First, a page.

Look for anything new, changing or unusual on both sun-exposed and sun-protected areas of the body. Melanomas commonly appear on the legs of women, and the number one place they develop on men is the trunk. Keep in mind, though, that melanomas can arise anywhere on the skin, even in areas where the sun doesn’t shine.
Look for ABCDE signs of melanoma – ABCDE stands for asymmetry, border, colour, diameter and evolving. These are the characteristics of skin damage that doctors look for when diagnosing and classifying melanomas.
A is for Asymmetry. Most melanomas are asymmetrical. If you draw a line through the middle of the lesion, the two halves don’t match, so it looks different from a round to oval and symmetrical common mole.
B is for Border. Melanoma borders tend to be uneven and may have scalloped or notched edges, while common moles tend to have smoother, more even borders.
C is for Colour. Multiple colours are a warning sign. While benign moles are usually a single shade of brown, a melanoma may have different shades of brown, tan or black. As it grows, the colours red, white or blue may also appear.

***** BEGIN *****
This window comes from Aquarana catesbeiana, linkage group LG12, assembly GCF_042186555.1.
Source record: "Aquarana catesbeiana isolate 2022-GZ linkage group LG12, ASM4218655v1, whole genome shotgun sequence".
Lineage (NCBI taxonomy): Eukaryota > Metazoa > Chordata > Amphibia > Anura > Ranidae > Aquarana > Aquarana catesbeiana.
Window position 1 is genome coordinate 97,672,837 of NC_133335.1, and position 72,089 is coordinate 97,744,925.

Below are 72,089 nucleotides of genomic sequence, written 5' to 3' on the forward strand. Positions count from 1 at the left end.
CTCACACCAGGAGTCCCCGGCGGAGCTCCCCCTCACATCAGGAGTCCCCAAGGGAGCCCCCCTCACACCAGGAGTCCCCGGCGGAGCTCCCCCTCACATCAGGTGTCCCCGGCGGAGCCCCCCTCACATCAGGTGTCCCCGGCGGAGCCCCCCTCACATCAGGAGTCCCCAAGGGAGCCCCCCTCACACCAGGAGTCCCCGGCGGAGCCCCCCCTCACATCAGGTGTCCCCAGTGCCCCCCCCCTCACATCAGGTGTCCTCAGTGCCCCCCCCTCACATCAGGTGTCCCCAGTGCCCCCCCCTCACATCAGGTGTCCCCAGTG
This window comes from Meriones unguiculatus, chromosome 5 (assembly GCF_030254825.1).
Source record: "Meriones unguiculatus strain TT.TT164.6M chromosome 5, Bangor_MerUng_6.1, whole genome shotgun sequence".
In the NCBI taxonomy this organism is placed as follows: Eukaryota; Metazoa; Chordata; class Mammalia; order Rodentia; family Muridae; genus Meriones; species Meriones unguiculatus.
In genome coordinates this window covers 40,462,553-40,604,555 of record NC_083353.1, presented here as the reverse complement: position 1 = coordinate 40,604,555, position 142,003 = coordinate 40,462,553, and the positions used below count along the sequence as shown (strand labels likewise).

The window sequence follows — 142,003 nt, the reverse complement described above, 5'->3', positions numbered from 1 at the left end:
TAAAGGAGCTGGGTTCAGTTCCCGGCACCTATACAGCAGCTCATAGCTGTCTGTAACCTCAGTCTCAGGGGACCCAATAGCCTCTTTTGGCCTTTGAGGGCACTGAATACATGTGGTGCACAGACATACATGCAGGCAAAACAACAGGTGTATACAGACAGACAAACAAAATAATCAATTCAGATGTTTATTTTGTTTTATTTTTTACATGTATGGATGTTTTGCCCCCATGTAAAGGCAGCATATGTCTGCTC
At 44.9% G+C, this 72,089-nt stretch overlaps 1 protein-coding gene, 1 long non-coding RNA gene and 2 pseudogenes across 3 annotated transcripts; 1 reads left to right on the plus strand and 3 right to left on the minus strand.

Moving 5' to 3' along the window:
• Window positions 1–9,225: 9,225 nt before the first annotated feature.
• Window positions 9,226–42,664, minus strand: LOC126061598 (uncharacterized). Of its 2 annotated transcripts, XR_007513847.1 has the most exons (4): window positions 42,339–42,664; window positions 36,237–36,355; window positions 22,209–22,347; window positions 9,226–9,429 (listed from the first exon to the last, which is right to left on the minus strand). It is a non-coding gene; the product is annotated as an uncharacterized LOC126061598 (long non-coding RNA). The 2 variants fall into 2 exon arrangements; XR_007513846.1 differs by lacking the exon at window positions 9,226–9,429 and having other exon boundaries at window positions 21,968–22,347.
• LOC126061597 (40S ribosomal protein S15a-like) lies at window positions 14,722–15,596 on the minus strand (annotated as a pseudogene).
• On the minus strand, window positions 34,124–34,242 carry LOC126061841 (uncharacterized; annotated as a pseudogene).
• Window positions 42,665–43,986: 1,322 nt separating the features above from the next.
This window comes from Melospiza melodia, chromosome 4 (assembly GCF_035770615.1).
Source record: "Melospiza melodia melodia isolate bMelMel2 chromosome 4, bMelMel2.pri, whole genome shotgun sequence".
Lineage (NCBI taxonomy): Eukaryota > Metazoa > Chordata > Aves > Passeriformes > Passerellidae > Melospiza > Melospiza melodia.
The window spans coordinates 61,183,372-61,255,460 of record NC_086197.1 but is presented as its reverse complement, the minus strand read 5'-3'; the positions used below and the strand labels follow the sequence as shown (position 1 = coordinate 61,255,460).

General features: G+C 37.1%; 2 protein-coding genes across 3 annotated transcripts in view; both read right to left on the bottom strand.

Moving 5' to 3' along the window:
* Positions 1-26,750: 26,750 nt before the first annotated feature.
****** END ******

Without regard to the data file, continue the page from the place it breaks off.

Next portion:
D is for Diameter or Dark. While it’s ideal to detect a melanoma when it is small, it’s a warning sign if a lesion is the size of a pencil eraser (about 6 mm, or ¼ inch in diameter) or larger. Rare, there are amelanotic melanomas which are skin coloured or very light or colorless.
E is for Evolving. Any change in size, shape, colour or elevation of a spot on your skin, or any new symptom in it, such as bleeding, itching or crusting, may be a warning sign of melanoma.
Steps to examine yourself in front of a mirror.
Examine your face Especially your nose, lips, mouth and ears — front and back.
Inspect your scalp Thoroughly inspect your scalp, using a blow-dryer and mirror to expose each section to view. Get a friend or family member to help, if you can.